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Leaflet's GeoJSON uses by default a smoothing factor which eliminates less important points. Pass {smoothFactor: 0} to L.geoJson as an option to achieve a more appropriate overlap.


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According to the developer of Leaflet, there is some generalisation going on. So that's the cause. I'm not sure if you can turn it off or not, sorry.


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I can see that the app in Fiddle is working well.However, the effect you mentioned is visible but I think that depends on the render speed of the layers onto the map.When zooming in the layers are all Ok. I don't think thats a problem to worry about


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UPDATE I found a way of handling the search using FuseSearch! .I have used it in my code and it works well.Only that when I click on the output list,it doesn't show the corresponding polygon in the map. Code var options = { position: 'topright', title: 'Parcel Search', placeholder: 'Parcen No,ID, Reg Name', maxResultLength: ...


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I found a solution here: http://stackoverflow.com/questions/17005784/clustering-markers-on-mapbox-leaflet I used this code to display my markers: var markers = new L.MarkerClusterGroup(); var geoJsonFeature = rodents1; var geoJsonLayer = L.geoJson(rodents1); var map = L.mapbox.map('map','mapbox.streets') .setView([42.35,-71.08],13); ...


1

Not clear if you want all the points to be the same color, or styled according to some property in your data (a category of animal, etc.). Assuming the latter, you could set up your map slightly differently and use the pointToLayer function to return a circle marker for each point: // make an object to lookup a hex color for each category in your data var ...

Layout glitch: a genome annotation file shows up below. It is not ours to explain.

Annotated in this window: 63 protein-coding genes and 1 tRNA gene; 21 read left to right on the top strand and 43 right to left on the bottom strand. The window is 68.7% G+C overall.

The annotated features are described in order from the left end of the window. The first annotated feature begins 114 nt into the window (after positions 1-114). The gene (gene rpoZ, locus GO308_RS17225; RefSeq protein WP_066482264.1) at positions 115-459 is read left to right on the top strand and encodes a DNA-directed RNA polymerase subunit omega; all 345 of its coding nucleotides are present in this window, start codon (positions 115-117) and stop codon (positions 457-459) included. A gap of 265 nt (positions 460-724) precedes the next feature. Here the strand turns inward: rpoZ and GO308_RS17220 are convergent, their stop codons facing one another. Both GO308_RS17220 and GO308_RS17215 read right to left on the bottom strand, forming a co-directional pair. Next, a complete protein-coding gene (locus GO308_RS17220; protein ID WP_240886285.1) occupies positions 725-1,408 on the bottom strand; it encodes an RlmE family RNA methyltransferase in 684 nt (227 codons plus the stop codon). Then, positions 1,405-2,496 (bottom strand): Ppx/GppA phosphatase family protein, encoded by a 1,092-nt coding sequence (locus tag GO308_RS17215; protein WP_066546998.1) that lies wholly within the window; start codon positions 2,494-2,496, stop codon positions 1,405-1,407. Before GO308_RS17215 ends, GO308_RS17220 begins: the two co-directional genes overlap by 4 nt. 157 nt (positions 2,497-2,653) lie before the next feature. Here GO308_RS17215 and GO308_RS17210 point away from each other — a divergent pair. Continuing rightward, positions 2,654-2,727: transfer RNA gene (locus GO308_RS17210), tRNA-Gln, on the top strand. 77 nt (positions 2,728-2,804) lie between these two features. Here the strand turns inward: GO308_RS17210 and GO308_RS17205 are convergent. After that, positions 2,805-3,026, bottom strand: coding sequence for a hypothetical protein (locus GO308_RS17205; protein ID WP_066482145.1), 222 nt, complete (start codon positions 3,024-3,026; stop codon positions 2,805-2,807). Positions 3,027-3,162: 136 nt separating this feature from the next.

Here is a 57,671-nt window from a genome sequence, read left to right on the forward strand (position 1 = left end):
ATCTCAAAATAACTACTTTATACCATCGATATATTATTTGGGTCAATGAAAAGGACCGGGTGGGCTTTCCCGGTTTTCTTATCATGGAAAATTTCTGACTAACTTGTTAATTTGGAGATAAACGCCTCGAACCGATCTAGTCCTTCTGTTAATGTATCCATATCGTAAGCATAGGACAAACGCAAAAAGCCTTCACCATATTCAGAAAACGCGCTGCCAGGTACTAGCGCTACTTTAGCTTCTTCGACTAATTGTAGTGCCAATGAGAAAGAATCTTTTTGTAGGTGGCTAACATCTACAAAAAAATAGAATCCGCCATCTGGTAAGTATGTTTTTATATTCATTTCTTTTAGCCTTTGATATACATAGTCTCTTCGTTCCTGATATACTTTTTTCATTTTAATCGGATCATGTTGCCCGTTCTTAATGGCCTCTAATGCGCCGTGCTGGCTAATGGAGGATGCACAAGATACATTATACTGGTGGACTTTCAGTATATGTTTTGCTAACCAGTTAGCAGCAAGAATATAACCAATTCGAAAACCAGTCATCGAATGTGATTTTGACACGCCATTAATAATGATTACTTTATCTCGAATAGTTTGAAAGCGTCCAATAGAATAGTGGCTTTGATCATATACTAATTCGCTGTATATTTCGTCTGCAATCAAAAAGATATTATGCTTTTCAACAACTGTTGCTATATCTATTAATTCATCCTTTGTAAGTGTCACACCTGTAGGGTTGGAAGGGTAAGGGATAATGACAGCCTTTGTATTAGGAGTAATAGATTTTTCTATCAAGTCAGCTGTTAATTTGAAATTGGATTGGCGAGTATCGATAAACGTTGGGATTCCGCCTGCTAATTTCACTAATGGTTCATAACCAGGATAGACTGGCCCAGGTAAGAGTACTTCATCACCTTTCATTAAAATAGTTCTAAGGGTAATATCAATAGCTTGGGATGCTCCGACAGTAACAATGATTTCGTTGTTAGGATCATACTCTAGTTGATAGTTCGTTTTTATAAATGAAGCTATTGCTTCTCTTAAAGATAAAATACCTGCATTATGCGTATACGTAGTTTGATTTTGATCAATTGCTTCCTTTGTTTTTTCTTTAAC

0

you can use global variables to keep track of the current layer and popup; then reset these when you click to move to a new layer highlight: // declare these in global scope, e.g. after setting highlightStyle // name these whatever you want, case doesn't matter var CURRENTLAYER, CURRENTPOPUP; layer.on("click", function (e) { // start by clearing the ...


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If you mean you want this to be an actual clickable link, you are most of the way there. I would break up how you construct the content of the popup to be a little more explicit: var hed = $("<div>", { css: {fontSize: "16px", marginBottom: "3px"} }).appendTo(popup); var span = $("<span>", { text: "District " + properties.datazone + ": " ...


2

The route1Data you are trying to remove is not the original route data that was added. You need to declare your layer outside of vlocation. I modified vlocation to the follow and it adds and removes the layer in my fiddle. var currentRoute; function vlocation(locx, xx) { var vdatax = locx; if (currentRoute) map.removeLayer(currentRoute); if ...